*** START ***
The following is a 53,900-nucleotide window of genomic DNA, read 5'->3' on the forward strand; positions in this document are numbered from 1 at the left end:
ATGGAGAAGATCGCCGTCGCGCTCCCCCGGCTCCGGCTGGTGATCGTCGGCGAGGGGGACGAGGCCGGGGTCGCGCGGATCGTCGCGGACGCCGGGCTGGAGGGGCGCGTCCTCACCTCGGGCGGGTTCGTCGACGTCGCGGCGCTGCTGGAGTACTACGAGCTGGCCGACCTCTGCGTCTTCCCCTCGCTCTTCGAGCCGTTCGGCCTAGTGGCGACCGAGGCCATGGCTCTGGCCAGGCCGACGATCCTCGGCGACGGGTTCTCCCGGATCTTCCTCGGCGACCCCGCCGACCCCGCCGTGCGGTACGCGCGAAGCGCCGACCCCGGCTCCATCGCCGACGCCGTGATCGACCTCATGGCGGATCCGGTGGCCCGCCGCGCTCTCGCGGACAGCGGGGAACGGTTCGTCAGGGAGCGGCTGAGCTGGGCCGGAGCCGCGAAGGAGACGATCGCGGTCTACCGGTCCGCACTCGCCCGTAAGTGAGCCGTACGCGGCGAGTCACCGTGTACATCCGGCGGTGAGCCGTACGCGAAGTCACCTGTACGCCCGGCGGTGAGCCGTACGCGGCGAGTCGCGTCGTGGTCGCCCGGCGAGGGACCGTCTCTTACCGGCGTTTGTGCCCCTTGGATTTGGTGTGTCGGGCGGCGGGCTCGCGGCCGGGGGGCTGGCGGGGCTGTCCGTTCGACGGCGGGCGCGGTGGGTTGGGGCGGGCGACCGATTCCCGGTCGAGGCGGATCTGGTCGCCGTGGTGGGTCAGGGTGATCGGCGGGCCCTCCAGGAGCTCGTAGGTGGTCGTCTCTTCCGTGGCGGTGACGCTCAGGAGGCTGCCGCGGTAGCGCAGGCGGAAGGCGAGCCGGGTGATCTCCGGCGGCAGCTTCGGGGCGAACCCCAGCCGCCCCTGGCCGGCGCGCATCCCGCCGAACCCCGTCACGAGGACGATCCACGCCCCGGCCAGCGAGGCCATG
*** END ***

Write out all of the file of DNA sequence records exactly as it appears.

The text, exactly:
The following is a 53,900-nucleotide window of genomic DNA, read 5'->3' on the forward strand; positions in this document are numbered from 1 at the left end:
ATGGAGAAGATCGCCGTCGCGCTCCCCCGGCTCCGGCTGGTGATCGTCGGCGAGGGGGACGAGGCCGGGGTCGCGCGGATCGTCGCGGACGCCGGGCTGGAGGGGCGCGTCCTCACCTCGGGCGGGTTCGTCGACGTCGCGGCGCTGCTGGAGTACTACGAGCTGGCCGACCTCTGCGTCTTCCCCTCGCTCTTCGAGCCGTTCGGCCTAGTGGCGACCGAGGCCATGGCTCTGGCCAGGCCGACGATCCTCGGCGACGGGTTCTCCCGGATCTTCCTCGGCGACCCCGCCGACCCCGCCGTGCGGTACGCGCGAAGCGCCGACCCCGGCTCCATCGCCGACGCCGTGATCGACCTCATGGCGGATCCGGTGGCCCGCCGCGCTCTCGCGGACAGCGGGGAACGGTTCGTCAGGGAGCGGCTGAGCTGGGCCGGAGCCGCGAAGGAGACGATCGCGGTCTACCGGTCCGCACTCGCCCGTAAGTGAGCCGTACGCGGCGAGTCACCGTGTACATCCGGCGGTGAGCCGTACGCGAAGTCACCTGTACGCCCGGCGGTGAGCCGTACGCGGCGAGTCGCGTCGTGGTCGCCCGGCGAGGGACCGTCTCTTACCGGCGTTTGTGCCCCTTGGATTTGGTGTGTCGGGCGGCGGGCTCGCGGCCGGGGGGCTGGCGGGGCTGTCCGTTCGACGGCGGGCGCGGTGGGTTGGGGCGGGCGACCGATTCCCGGTCGAGGCGGATCTGGTCGCCGTGGTGGGTCAGGGTGATCGGCGGGCCCTCCAGGAGCTCGTAGGTGGTCGTCTCTTCCGTGGCGGTGACGCTCAGGAGGCTGCCGCGGTAGCGCAGGCGGAAGGCGAGCCGGGTGATCTCCGGCGGCAGCTTCGGGGCGAACCCCAGCCGCCCCTGGCCGGCGCGCATCCCGCCGAACCCCGTCACGAGGACGATCCACGCCCCGGCCAGCGAGGCCATG